UN Secretary-General Continues Reporting on Between Quotes “Somaliland”


On 15 August, the Secretary-General of the United Nations, reported to the security Council on ‘Somalia’. Of course, as always, the international organization body, despite its vast knowledge of world political layout, continued to lump the Republic of Somaliland under Somalia on the pretext that the country was not diplomatically recognized. For the 18 years, the UN continues the charade and had never moved to look at its records to rectify the pointed injustice to the people of Somaliland who continue to suffer because of the lacklustre devotion of the UN organizations to dispense obligations towards the people of the world – big or small, far or near.On this report, as in others before it, Mr Antonio Guterres presents Somaliland-related content with the country’s formal name in between quotation marks.

Page 3 of 18 of the Antonio Guterres Report to the Security Council 0n 15/8

In this particular report, Mr Guterres’ report inflates a minor incident among many before it of army deserters who moved over to Puntland in late May 2019, putting this particular piece of information under the Puntland section which indicates who may have provided his office stilted report of that event. Deserters keep crossing over to Puntland or to Somaliland on almost weekly bases, and the ‘crossers’ cannot even be counted on to stay where they crossed over. A good example is that almost half the number of the 60 or so ex-Somaliland army rank and file who went over to Puntland returned and were pardoned.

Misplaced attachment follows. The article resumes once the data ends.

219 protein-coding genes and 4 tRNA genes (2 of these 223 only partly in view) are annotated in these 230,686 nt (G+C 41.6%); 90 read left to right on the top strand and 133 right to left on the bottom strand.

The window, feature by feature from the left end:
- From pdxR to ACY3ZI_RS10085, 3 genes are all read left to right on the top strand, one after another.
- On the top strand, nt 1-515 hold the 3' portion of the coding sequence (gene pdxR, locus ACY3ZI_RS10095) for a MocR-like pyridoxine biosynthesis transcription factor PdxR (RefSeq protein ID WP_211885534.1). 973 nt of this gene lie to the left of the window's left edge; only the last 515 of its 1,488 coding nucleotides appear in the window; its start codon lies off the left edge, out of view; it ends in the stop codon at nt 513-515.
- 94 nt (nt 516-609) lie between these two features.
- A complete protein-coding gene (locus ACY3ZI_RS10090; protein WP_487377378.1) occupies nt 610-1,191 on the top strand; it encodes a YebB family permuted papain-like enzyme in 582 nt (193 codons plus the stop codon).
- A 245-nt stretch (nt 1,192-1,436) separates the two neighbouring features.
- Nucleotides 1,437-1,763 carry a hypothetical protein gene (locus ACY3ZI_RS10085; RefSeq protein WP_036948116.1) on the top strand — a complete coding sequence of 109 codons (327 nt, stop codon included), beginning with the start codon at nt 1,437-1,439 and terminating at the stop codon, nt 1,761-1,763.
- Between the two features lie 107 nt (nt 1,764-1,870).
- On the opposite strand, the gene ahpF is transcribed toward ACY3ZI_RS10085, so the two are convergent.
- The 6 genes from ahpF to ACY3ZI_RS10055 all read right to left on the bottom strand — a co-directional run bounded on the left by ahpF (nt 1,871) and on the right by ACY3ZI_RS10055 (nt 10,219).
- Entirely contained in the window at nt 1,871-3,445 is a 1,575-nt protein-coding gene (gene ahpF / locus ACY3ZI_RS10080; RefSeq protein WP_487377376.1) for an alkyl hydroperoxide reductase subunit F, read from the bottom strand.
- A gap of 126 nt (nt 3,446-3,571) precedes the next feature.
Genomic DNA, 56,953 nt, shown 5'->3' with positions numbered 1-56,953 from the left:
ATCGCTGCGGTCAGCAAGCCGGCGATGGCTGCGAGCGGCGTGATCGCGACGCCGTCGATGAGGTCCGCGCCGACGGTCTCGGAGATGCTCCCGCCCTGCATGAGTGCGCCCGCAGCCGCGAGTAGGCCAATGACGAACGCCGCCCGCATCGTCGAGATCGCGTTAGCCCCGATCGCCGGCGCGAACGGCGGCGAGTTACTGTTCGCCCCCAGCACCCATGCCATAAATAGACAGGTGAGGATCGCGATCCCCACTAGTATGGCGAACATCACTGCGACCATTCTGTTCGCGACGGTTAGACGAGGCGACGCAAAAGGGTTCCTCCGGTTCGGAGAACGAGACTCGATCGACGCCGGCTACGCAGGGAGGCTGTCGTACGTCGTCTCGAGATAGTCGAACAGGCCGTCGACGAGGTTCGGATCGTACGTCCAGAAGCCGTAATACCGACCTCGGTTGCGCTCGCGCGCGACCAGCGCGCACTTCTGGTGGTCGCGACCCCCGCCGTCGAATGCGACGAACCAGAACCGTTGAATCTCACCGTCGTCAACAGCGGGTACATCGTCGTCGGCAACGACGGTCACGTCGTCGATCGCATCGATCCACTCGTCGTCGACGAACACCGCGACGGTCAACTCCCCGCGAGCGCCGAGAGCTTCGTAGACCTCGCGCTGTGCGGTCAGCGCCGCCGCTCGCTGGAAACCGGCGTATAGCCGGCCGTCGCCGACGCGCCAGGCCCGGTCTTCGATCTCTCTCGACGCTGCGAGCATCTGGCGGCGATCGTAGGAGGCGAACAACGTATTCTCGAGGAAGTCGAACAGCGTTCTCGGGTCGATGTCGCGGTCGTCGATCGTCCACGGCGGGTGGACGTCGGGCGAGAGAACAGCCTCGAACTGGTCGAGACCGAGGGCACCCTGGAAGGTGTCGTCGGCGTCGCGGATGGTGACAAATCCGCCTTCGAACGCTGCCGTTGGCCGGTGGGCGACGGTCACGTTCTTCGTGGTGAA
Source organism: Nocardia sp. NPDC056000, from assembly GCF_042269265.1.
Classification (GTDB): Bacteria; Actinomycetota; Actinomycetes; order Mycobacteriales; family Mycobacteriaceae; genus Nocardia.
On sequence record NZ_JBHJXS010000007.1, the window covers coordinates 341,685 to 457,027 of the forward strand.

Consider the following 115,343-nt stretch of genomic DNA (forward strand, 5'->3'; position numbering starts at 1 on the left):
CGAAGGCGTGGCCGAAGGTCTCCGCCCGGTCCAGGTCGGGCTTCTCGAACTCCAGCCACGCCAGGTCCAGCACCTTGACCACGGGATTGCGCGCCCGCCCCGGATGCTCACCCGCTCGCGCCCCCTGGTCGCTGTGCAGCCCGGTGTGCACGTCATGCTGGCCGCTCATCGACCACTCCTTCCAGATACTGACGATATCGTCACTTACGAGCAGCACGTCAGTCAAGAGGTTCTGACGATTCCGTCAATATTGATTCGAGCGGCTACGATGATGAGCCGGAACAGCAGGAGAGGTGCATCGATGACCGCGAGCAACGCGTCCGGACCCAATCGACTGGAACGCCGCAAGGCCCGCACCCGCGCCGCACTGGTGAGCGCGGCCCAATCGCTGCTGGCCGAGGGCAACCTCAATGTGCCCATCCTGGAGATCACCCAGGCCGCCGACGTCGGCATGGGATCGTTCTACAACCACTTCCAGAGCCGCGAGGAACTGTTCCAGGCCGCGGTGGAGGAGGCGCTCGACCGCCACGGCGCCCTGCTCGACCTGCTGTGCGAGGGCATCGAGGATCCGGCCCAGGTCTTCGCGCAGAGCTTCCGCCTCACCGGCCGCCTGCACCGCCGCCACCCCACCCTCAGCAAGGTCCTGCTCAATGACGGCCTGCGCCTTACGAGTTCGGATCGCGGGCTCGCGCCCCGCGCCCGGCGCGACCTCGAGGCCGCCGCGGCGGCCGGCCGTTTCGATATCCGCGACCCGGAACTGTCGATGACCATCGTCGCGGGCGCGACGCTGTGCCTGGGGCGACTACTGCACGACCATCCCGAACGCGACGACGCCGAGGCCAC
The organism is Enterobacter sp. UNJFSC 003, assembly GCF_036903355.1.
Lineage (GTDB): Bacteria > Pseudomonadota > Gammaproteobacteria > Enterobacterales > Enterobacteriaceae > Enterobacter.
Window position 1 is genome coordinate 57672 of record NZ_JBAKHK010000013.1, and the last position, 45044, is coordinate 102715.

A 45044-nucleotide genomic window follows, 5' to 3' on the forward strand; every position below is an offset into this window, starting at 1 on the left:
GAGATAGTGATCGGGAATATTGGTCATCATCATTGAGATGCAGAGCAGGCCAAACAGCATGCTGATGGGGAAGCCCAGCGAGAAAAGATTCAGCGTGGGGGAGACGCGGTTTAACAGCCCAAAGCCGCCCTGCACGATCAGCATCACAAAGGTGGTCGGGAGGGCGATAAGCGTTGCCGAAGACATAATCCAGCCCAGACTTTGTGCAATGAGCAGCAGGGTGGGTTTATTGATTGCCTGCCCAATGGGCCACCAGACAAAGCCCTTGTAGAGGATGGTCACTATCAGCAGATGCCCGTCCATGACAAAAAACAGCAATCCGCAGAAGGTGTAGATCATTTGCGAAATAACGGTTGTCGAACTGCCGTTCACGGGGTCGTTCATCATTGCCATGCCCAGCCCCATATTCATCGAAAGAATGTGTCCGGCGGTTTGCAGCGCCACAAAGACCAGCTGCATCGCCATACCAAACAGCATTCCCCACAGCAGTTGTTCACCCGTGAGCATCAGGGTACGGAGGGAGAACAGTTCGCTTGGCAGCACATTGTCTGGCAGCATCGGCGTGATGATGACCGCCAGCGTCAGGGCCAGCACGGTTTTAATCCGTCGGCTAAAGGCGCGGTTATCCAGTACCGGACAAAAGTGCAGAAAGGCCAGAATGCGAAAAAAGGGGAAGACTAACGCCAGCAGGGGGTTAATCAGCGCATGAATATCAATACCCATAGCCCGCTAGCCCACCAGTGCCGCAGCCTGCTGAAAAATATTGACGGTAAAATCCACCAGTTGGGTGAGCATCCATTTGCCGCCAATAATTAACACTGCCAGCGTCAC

Reporting on these incidents increases their incidences and contributes to the volatility of the region as politicians exploit them to spotlight the contentions and disputes they thrive on.

Here is the full ‘Somalia’, Somaliland Report of the Secretary-General:

I. Introduction

  1. The present report, submitted pursuant to paragraph 22 of Security Council resolution 2461 (2019) and paragraph 55 of resolution 2431 (2018), provides information on the implementation of those resolutions, including on the mandate of the United Nations Assistance Mission in Somalia (UNSOM) and the United Nations Support Office in Somalia (UNSOS). The report covers major developments in Somalia during the period from 5 May to 4 August 2019.